WILLIAM J. ABRAHAM (1947-2021)

What can one say to encapsulate an extraordinary life lived purposefully, intentionally and magnificently for the glory of God? Billy Abraham was such a character. One could recite the statistics of his birth, family history, marriage and descendants, the schools he attended, his many accomplishments, his academic prowess, the amazing athleticism of his brilliant mind, the twenty-five books and numerous articles he authored, all of which would fill pages of overwhelming data (cf. https://www.ariacremation.com/obituary/23980/). But Billy was much more than these impressive achievements.

Yes, he was born one of six boys and raised in Enniskillen, Northern Ireland. Yes, he attended Portora Royal High School, Queen’s University of Belfast, Asbury Theological Seminary and Oxford University. Billy was fiercely proud to be Irish and exulted in his broad, extensive Irish country accent which he determined never to lose. Even in the hallowed corridors of Oxford University where care was indubitably given to the intonation of Oxford English, Billy retained his country bumpkin style of coarse Irishmatic idiosyncrasies. Billy was comfortable in his own skin, a man of intense intelligence who never felt the need to impress. His converse often exhibited a combination of serious theological reflection and good humoured banter. He was lovely: simply a genius at heart who knew himself and cared nothing of others’ superficial definition of dignity. He maintained that country boy look with his bushy, unkempt beard. It was so unsophisticated for a man of his statue both as an acclaimed academic and prominent churchman that I repeatedly threatened to cut it off while he slept. Undaunted, he would claim emulation of the biblical character from whom he derided his name! Billy was incredibly fun-loving and could comfortably have dressed himself in a leprechaun’s outfit and claimed to be overgrown. I know he would giggle at this tribute I am writing. His laughter was unassuming, genuine, disarming, compelling. He loved to laugh. He did it often – and accompanied by that furtive twinkle in his Irish eye, Billy Abraham was an irrepressible combatant or an engaging comrade.

It was readily acknowledged that Billy had the unique ability of taking difficult and complex ideological concepts and reducing them to simple ideas for even the most inarticulate to grasp. He certainly was expert in doing that. But what was equally talented that fewer recognised was his ability to take simple ideas and cloth them with symphonic language to give them heightened credibility and profundity. I always considered the latter a greater contribution to the scholarly world of which he was a part.

Billy’s love for God was palpable as was his appreciation of divine revelation. His was an unquenchable search for a greater and better understanding of the God of Holy Scripture. He fully embraced Christian orthodoxy, albeit with an intensely Wesleyan flair. His Methodist roots ran deep and as a champion of biblical conservatism Billy was unmatched in his defence of doctrinal purity and dogma. At heart, Billy was an unabashed lover of Jesus Christ. One day on our newly arrival on the campus of Asbury Seminary in Kentucky, we walked past a group of fellow students speaking of Jesus with affectionate reverence – a far cry from the public profanity we often heard associated with the name in our native homeland. Billy just smiled and said, “Lovely, isn’t it?”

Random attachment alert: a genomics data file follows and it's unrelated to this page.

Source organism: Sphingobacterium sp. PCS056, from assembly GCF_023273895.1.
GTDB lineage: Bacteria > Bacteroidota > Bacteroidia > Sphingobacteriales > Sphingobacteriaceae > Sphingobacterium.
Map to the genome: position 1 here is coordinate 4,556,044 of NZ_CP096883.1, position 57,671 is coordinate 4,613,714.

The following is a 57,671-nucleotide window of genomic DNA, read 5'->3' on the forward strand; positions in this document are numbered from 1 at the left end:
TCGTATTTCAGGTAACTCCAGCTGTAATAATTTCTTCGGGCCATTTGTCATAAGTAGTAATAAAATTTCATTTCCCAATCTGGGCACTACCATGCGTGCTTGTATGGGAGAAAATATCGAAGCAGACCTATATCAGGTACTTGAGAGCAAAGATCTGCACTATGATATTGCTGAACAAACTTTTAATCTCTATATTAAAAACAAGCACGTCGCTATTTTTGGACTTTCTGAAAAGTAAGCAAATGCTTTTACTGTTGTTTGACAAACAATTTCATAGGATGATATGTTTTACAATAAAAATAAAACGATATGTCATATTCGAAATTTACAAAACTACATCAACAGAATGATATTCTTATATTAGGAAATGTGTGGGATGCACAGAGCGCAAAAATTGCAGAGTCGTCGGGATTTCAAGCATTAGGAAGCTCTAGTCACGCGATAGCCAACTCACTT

Global methodism was Billy’s dream: a new entity living out the purity of the gospel in his adopted and native homelands and extending around the world. It was this to which he was engaging energy as he surreptitiously slipped away, unheralded from us. I have likened it to the evening converse Enoch enjoyed with God. On one delicious occasion I image God inviting his servant to come home with Him rather than returning to his earthly abode – and together they walked to glory. Perhaps something akin to that was William J. Abraham’s experience on 7 October, 2021. I will miss my accomplished friend, as will many, for his unexpected departure is an immense loss to the Church. But his legacy will live on not only in his wife, Muriel, his son Shaun and daughter Siobhan all of whom he unstintingly loved, not only in the students whom he taught nor in the friendships which attest to changes in their lives but for generations to come in his writings and the one he wished to be his greatest contribution to humankind, the four volume work on divine action published by Oxford University Press.

I know Billy was a renowned scholar, a master professor, a gracious family man, a gifted and engaging speaker, a diligent student himself, a tender-hearted gentleman yet of indefatigable conviction, undoubtedly the world’s finest expert on epistemology. I affirm all those accolades -an exceptional man who did change the world in many ways and affected the lives of countless students and colleagues – mine included for, above all, he was my dearest friend.

Alan Meenan